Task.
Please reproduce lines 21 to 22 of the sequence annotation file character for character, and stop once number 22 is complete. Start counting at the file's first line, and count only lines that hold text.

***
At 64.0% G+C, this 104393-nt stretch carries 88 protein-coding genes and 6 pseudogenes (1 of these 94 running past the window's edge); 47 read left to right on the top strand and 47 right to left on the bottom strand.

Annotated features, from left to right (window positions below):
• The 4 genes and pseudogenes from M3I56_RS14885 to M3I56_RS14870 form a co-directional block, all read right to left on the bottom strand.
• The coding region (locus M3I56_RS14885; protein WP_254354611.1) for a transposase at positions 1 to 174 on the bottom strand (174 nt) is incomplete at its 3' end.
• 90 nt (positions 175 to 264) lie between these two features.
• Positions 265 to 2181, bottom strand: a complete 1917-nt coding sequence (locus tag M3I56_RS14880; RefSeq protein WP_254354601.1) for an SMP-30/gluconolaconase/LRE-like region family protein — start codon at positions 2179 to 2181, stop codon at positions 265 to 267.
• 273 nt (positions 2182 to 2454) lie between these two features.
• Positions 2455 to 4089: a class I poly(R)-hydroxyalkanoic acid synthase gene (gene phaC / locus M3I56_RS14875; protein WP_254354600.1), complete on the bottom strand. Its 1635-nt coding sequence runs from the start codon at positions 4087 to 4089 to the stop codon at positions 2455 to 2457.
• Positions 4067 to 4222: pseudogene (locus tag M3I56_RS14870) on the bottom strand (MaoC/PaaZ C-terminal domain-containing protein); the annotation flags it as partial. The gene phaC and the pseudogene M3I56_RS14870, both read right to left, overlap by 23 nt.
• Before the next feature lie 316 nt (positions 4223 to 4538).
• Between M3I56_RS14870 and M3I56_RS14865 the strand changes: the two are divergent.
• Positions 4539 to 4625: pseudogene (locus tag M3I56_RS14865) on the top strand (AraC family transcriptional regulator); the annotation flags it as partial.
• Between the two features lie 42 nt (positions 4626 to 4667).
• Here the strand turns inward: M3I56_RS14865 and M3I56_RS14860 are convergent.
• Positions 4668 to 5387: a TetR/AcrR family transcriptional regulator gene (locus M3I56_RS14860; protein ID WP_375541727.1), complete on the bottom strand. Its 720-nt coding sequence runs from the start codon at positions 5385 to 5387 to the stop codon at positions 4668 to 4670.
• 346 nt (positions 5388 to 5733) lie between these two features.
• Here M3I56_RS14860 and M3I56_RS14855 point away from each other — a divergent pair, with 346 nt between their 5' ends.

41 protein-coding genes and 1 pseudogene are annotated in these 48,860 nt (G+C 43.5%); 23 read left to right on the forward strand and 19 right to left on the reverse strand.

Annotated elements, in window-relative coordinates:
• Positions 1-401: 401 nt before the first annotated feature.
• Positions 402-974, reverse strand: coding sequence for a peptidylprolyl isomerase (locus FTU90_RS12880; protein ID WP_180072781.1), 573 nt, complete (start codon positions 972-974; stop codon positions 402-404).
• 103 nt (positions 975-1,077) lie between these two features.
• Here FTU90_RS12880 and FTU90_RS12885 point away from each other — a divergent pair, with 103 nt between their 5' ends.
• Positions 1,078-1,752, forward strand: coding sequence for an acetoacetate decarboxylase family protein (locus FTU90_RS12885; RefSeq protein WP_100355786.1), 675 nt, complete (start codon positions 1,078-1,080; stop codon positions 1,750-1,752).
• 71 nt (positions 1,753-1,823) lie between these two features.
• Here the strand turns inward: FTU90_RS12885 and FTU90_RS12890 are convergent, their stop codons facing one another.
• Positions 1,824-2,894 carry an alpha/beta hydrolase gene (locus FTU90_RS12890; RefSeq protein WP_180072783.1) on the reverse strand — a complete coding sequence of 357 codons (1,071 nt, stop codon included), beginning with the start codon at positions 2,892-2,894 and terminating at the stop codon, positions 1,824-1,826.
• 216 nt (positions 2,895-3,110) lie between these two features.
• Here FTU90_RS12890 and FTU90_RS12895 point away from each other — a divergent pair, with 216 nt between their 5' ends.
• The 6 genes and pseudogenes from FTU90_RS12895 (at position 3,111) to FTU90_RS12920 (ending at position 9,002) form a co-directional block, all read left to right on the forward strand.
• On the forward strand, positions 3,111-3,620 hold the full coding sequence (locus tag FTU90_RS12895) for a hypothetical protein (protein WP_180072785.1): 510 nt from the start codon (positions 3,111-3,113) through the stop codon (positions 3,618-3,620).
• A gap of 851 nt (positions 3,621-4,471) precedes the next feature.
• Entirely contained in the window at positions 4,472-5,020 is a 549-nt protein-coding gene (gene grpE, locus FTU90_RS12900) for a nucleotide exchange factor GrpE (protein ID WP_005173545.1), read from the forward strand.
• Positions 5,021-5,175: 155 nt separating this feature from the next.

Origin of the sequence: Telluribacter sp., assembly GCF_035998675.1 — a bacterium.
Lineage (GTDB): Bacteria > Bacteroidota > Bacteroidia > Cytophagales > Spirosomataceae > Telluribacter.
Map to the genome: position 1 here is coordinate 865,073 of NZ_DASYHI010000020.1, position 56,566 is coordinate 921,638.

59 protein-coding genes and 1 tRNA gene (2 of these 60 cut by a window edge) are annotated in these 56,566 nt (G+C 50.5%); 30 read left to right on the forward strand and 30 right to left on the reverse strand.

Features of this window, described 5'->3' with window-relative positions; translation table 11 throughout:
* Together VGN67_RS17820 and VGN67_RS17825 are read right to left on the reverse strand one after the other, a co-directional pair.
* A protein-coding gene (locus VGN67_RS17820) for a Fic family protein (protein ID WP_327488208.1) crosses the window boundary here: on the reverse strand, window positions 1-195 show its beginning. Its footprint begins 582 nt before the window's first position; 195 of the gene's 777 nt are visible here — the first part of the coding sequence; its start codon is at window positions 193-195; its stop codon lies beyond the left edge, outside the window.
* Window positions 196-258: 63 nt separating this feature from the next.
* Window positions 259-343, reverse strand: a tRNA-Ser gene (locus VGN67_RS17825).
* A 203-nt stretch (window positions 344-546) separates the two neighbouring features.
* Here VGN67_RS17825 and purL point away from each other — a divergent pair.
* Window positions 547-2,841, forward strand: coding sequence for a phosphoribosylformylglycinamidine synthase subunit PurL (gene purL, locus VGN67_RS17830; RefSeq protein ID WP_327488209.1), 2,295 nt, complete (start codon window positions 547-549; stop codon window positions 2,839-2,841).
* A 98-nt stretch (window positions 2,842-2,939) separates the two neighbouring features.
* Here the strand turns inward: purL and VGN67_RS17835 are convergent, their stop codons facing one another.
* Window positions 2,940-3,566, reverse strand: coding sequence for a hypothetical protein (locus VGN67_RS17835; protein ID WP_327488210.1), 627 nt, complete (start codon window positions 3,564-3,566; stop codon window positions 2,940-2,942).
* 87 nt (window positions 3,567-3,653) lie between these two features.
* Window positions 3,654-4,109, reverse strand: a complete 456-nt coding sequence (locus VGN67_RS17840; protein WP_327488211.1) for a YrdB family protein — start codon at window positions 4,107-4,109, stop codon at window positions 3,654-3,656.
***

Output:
• Positions 402-974, reverse strand: coding sequence for a peptidylprolyl isomerase (locus FTU90_RS12880; protein ID WP_180072781.1), 573 nt, complete (start codon positions 972-974; stop codon positions 402-404).
• 103 nt (positions 975-1,077) lie between these two features.